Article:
Puzzled by the word scope in the context of horses? So was I, before I got to understand what it meant. The only meanings for scope I knew were optical instruments like rifle scopes and telescopes and the extent of an activity or chance.
When horse riders talk of scope, they’re talking about a horse’s fence jumping abilities. A pony is said to be ‘scopey’ when it takes jumps effortlessly.
As you really can understand, scope is invaluable in the show world, especially show jumping. Horse owners, trainers and riders are constantly keeping an eye open for outstandingly scopey horses. They need horses that negotiate the biggest obstacles without raising a sweat. Heights in some classes can surpass 1.60m, therefore the scopier a pony is, the better its chances of returning home with one or two certificates. Gifted, truly scopey horses are rare, and can be particularly expensive. Great equine athletes are easily as rare as great human ones. A human Sotomayor comes along once in a lifetime or 2, and so does an equine Genuine. Both are fantastically scopey.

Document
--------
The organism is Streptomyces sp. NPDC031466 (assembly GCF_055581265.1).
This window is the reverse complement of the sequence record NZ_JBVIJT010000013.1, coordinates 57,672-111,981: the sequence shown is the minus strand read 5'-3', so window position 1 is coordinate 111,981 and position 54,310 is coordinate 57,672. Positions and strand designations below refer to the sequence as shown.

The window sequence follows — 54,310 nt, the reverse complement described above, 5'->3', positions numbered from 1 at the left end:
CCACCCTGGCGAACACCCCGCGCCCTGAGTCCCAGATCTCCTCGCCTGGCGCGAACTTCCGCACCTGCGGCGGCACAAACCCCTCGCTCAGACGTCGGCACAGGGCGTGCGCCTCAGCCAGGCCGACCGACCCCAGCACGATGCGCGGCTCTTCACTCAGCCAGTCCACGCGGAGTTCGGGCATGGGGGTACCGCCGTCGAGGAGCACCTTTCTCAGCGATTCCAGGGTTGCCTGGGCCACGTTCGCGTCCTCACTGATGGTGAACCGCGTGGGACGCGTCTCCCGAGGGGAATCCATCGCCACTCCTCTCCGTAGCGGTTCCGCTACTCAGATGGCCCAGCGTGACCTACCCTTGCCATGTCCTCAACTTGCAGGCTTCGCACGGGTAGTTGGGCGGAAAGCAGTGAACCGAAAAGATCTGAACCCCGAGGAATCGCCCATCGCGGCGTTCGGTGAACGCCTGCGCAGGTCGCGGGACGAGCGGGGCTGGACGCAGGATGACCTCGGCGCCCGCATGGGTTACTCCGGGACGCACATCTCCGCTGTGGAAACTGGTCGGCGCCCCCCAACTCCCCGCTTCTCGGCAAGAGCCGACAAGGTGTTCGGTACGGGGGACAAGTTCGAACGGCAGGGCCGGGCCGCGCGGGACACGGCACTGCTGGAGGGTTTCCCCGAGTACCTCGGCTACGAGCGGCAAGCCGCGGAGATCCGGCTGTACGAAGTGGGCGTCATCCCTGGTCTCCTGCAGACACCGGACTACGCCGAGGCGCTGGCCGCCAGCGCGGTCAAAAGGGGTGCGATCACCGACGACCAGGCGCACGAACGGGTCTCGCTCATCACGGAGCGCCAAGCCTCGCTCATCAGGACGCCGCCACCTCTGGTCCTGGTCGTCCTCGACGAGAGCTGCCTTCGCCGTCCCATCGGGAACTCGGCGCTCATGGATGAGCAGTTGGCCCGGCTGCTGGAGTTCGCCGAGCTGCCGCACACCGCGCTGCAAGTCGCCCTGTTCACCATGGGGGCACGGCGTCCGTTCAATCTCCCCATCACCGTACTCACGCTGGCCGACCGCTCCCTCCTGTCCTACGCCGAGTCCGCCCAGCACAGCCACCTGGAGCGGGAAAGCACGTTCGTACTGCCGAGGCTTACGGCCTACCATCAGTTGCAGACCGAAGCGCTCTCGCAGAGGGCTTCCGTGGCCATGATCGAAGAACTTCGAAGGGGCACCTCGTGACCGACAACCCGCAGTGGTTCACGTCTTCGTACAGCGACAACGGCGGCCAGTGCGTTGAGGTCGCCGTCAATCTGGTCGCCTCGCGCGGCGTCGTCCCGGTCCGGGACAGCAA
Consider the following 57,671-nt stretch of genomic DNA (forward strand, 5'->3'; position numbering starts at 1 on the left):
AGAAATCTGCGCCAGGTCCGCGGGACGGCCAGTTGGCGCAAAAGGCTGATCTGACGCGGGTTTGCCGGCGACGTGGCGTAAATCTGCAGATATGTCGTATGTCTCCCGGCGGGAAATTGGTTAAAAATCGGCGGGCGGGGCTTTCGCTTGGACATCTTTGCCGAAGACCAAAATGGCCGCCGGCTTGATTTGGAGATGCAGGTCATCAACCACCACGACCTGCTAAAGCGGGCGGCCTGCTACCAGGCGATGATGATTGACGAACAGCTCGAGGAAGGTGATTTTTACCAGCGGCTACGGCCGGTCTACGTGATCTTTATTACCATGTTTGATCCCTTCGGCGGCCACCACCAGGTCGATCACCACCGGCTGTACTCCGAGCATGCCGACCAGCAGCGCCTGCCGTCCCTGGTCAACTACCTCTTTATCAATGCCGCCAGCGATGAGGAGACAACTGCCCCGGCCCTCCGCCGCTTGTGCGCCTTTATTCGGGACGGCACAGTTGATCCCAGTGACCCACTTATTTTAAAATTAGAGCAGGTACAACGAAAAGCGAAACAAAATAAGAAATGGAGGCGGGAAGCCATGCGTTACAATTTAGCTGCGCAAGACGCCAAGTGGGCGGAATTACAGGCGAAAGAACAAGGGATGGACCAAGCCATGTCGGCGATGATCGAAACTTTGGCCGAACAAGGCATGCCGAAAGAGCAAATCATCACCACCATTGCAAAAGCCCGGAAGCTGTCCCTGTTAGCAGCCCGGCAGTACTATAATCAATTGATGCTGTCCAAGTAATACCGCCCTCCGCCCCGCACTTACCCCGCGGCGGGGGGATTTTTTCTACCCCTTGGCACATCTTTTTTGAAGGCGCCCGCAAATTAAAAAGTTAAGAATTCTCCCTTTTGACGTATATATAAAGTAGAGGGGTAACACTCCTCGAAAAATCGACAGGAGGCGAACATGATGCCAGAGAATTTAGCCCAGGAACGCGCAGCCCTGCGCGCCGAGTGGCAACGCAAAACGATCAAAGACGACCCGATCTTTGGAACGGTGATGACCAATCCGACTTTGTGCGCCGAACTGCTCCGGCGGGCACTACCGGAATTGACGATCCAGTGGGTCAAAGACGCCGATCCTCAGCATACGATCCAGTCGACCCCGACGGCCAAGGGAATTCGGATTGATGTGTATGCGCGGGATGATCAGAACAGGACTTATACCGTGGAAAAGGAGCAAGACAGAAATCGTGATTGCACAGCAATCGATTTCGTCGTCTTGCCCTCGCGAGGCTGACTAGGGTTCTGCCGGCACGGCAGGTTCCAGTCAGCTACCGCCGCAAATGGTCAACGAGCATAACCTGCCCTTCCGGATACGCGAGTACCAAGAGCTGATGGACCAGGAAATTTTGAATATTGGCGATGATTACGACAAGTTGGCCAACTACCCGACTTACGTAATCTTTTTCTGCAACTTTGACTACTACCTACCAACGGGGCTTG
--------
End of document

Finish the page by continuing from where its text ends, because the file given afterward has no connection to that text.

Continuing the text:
Get one thing straight, though. Not all horses are scopey to the same extent. Not all horses are of Olympic class in their gifts. You can make judgments on a horse’s scopiness only in the context of its classes of competition. You could be referring to a pony that has established a name for being scopey in children’s jumpers without quite having the talent to move further. Everything is relative.
Nevertheless scope is one of the pre-requisites for good jumpers. They also need to exercise due care. A pony that exercises due care is a horse that makes an attempt to jump cleanly, without hitting the jumps. Scope without care is like speed without direction, something like a disaster waiting to happen. The converse holds good, of course: care without scope is like direction without speed. You won’t be getting anywhere.
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